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3 Things To Do When Your Promo Copy Completely Bombs


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I confess. To a fault, I hate making mistakes.

I hate getting the wrong answer. I hate dropping the ball. Most of all, I hate looking like a fool.

Maybe you can sympathize.

Nobody likes to miss their mark.

In all kinds of endeavors - personally, professionally, socially - far too many of us, and
I'm including myself in that pool, spend too much
time avoiding failure. And inversely, too little
time chasing new opportunity.

Why is that?

A good friend recently recommended a book about just that subject, John Maxwell's "Falling Forward," which I'm now listening to on my iPod during the walk to and from work (oh how far we
've come).

I'll tell you more about it in today's essay.

And then, specifically, we'll look at how we might
apply some of the insights to failures -- and there
are always some, if you're working hard enough -- in your copywriting career.

Finally, I'll show you some steps you can take when
one of those 'copy-flops' comes along.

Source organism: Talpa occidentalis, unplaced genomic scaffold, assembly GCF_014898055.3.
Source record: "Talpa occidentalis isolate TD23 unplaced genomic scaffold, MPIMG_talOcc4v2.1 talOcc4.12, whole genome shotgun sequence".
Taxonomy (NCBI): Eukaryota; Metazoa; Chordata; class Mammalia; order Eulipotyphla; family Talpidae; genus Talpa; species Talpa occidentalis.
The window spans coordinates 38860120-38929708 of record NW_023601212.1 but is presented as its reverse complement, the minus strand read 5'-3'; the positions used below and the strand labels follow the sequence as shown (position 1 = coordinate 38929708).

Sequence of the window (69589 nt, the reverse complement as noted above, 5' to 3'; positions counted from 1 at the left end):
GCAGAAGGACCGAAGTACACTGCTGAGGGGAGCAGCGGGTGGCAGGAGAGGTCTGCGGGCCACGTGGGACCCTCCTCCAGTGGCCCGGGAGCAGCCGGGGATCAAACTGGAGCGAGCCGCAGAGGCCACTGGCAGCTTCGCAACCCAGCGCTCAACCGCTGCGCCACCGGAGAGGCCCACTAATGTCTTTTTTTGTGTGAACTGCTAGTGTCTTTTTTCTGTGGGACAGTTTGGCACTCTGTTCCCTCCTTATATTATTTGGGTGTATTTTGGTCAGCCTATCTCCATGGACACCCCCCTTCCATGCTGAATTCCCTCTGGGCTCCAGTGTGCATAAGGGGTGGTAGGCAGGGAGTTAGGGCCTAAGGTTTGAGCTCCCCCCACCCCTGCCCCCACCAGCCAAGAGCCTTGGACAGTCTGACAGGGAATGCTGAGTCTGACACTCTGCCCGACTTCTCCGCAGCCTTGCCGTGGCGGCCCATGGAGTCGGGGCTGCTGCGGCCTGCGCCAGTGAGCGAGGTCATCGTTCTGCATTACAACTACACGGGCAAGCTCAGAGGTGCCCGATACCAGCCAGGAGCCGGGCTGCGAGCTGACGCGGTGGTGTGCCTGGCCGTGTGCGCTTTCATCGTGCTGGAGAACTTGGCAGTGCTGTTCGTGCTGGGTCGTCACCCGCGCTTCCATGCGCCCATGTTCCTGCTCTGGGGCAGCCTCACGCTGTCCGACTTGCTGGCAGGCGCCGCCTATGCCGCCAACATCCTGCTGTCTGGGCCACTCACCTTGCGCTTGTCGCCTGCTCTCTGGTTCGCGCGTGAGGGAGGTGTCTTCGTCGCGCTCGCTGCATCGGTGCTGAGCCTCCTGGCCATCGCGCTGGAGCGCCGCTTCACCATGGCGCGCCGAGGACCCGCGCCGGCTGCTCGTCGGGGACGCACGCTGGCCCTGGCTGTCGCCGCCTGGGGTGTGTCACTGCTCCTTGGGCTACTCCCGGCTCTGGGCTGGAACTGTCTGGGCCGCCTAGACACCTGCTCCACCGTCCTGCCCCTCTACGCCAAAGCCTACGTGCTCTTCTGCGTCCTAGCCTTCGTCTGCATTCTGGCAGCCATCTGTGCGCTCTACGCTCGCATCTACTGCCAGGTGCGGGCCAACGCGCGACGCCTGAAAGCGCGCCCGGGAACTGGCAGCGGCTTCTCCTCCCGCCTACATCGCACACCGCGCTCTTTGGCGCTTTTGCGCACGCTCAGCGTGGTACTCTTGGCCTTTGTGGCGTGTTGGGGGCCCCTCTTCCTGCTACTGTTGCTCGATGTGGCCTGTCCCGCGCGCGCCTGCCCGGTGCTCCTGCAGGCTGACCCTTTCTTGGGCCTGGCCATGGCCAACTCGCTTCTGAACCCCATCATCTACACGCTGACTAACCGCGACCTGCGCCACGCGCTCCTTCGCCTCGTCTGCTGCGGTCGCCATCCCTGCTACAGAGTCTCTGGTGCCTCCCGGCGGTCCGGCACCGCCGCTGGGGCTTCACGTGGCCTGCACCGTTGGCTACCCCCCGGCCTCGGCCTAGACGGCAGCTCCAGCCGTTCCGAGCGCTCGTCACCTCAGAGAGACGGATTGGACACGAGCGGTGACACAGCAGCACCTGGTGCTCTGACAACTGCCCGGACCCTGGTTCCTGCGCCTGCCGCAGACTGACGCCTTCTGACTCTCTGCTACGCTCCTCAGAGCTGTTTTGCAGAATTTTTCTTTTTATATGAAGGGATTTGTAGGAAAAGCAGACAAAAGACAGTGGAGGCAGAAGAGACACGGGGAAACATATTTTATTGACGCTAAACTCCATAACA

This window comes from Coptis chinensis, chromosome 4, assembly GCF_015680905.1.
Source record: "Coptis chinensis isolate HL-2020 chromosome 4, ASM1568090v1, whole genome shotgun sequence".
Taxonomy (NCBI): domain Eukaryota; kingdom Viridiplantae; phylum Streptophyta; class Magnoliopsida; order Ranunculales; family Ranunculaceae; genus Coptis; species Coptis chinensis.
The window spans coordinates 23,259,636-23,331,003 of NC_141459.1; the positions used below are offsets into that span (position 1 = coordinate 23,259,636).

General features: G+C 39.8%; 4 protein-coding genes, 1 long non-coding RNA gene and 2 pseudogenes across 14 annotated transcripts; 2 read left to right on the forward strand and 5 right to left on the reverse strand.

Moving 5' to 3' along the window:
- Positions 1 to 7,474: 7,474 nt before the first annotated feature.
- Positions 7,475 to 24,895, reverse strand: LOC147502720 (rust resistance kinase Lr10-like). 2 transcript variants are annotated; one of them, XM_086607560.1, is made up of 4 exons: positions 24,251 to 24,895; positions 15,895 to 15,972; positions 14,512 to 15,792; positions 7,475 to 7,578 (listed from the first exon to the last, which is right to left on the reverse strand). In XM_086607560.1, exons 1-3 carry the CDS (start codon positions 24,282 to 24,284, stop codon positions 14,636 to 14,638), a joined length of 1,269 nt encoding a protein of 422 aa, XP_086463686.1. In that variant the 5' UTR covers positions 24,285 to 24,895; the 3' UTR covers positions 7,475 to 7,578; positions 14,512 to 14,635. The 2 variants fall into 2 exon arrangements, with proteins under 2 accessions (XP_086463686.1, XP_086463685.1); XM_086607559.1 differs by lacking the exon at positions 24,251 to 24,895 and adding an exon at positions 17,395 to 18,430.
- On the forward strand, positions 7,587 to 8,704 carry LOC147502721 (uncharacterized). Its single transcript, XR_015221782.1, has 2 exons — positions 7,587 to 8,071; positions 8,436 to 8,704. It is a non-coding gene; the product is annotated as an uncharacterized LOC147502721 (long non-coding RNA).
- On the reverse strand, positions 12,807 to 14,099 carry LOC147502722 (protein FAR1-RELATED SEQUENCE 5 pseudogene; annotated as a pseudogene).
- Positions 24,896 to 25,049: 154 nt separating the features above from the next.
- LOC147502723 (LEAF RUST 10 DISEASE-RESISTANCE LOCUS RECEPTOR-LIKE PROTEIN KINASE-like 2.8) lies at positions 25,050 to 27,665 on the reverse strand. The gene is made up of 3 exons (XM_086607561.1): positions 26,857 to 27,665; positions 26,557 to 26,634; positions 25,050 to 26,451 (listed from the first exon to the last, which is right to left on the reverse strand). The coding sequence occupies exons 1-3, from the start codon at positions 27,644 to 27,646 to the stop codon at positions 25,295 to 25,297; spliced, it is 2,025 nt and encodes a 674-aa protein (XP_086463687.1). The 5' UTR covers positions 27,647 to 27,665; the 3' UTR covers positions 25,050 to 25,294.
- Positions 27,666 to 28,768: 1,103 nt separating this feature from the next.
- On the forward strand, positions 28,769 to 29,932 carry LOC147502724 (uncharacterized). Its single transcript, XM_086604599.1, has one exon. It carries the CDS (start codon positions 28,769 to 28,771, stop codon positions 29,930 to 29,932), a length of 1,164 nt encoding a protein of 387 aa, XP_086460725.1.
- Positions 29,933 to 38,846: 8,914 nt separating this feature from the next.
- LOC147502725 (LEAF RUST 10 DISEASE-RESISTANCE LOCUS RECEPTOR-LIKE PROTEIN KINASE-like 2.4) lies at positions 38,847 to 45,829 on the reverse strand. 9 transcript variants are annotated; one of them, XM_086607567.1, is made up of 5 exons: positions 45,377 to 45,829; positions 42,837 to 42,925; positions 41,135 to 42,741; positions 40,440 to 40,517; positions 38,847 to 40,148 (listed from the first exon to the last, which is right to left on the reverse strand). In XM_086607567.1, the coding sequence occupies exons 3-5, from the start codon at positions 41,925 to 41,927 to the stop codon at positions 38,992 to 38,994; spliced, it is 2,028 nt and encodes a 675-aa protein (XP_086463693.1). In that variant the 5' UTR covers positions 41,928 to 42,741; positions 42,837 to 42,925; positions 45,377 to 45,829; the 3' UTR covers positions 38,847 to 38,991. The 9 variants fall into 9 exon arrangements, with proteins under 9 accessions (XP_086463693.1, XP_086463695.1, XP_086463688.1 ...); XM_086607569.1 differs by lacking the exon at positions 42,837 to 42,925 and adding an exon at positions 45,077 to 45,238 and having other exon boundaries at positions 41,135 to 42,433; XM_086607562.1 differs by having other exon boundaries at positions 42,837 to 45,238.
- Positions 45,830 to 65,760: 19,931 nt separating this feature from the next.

First, the background...

WHY WE FEAR FAILURE, BUT SHOULDN'T

Like I said...

I'm as much a student on this topic as you.

While I've done some gutsy things in life, while I've
in large part carved out my own success, I know -- as you might know about yourself -- that there are way too many things I want to do that I've yet summoned up the nerve to tackle.

There are lots of reasons we find ourselves in this
kind of trap. It can vary depending from person to
person.

For me, I blame it on two things:

First, selfishness and egotism. The overwhelming
obsession with what others will think of you when you screw up just ignores the context most of us live
in.

Others are so occupied with their own lives, they
have neither the time nor interest to dwell on your
mistakes. Unless they're directly impacted, and even then, they'll get over it. So should you.

Says Maxwell, "getting over yourself" is one of the
key achievements for anyone who wants to learn how to turn blunders into success.

Second, I blame luck. I've personally had a lot of
it. From a good family and healthy genes, to good
friends, great teachers, and the luck of the draw on
mentors in business... I haven't faced all that much
real adversity. Things just always seem to go my way.

I succeed in spite of myself.

That's not bragging. And one never wishes for
hardship. It's just that the best way to harden clay
is with fire. Hardship teaches. Ease just makes us
comfortable. And that makes us less likely to take
important risks. And more likely to obsess
unproductively over mistakes.

If this kind of fear is so counter-productive, why do
so many seem hard-wired for it?

You could call it a survival mechanism.

But here's the thing...

Fear of failure not only makes you avoid risks you